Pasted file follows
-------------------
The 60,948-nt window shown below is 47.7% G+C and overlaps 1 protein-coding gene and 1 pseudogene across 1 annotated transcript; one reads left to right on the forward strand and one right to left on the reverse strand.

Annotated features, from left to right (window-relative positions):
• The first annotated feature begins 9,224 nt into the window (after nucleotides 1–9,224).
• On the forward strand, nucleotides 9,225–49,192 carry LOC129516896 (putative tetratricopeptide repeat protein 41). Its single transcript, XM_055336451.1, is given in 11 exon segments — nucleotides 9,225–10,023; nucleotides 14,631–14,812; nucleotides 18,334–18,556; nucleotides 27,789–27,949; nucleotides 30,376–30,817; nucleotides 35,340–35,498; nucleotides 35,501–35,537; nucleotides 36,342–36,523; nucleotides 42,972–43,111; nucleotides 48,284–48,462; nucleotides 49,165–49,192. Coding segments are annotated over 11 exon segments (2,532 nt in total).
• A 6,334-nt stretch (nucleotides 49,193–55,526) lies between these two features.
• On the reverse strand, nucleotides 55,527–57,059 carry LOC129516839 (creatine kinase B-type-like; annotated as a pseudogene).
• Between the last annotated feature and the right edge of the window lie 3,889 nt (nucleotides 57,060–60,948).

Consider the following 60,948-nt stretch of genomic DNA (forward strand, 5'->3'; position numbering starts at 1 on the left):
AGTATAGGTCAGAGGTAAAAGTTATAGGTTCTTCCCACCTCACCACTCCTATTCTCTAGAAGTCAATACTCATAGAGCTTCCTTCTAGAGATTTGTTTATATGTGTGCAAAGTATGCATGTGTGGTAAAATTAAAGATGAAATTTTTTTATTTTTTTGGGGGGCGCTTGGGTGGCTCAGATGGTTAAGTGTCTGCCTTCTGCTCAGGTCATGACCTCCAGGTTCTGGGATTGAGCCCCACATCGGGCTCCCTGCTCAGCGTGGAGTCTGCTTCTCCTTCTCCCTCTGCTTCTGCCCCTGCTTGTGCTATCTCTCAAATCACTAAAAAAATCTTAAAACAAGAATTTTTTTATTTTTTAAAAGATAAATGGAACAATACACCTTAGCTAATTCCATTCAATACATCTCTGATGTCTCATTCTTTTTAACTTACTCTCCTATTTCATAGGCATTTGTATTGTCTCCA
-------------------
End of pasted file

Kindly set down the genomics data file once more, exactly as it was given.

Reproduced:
The 60,948-nt window shown below is 47.7% G+C and overlaps 1 protein-coding gene and 1 pseudogene across 1 annotated transcript; one reads left to right on the forward strand and one right to left on the reverse strand.

Annotated features, from left to right (window-relative positions):
• The first annotated feature begins 9,224 nt into the window (after nucleotides 1–9,224).
• On the forward strand, nucleotides 9,225–49,192 carry LOC129516896 (putative tetratricopeptide repeat protein 41). Its single transcript, XM_055336451.1, is given in 11 exon segments — nucleotides 9,225–10,023; nucleotides 14,631–14,812; nucleotides 18,334–18,556; nucleotides 27,789–27,949; nucleotides 30,376–30,817; nucleotides 35,340–35,498; nucleotides 35,501–35,537; nucleotides 36,342–36,523; nucleotides 42,972–43,111; nucleotides 48,284–48,462; nucleotides 49,165–49,192. Coding segments are annotated over 11 exon segments (2,532 nt in total).
• A 6,334-nt stretch (nucleotides 49,193–55,526) lies between these two features.
• On the reverse strand, nucleotides 55,527–57,059 carry LOC129516839 (creatine kinase B-type-like; annotated as a pseudogene).
• Between the last annotated feature and the right edge of the window lie 3,889 nt (nucleotides 57,060–60,948).

Consider the following 60,948-nt stretch of genomic DNA (forward strand, 5'->3'; position numbering starts at 1 on the left):
AGTATAGGTCAGAGGTAAAAGTTATAGGTTCTTCCCACCTCACCACTCCTATTCTCTAGAAGTCAATACTCATAGAGCTTCCTTCTAGAGATTTGTTTATATGTGTGCAAAGTATGCATGTGTGGTAAAATTAAAGATGAAATTTTTTTATTTTTTTGGGGGGCGCTTGGGTGGCTCAGATGGTTAAGTGTCTGCCTTCTGCTCAGGTCATGACCTCCAGGTTCTGGGATTGAGCCCCACATCGGGCTCCCTGCTCAGCGTGGAGTCTGCTTCTCCTTCTCCCTCTGCTTCTGCCCCTGCTTGTGCTATCTCTCAAATCACTAAAAAAATCTTAAAACAAGAATTTTTTTATTTTTTAAAAGATAAATGGAACAATACACCTTAGCTAATTCCATTCAATACATCTCTGATGTCTCATTCTTTTTAACTTACTCTCCTATTTCATAGGCATTTGTATTGTCTCCA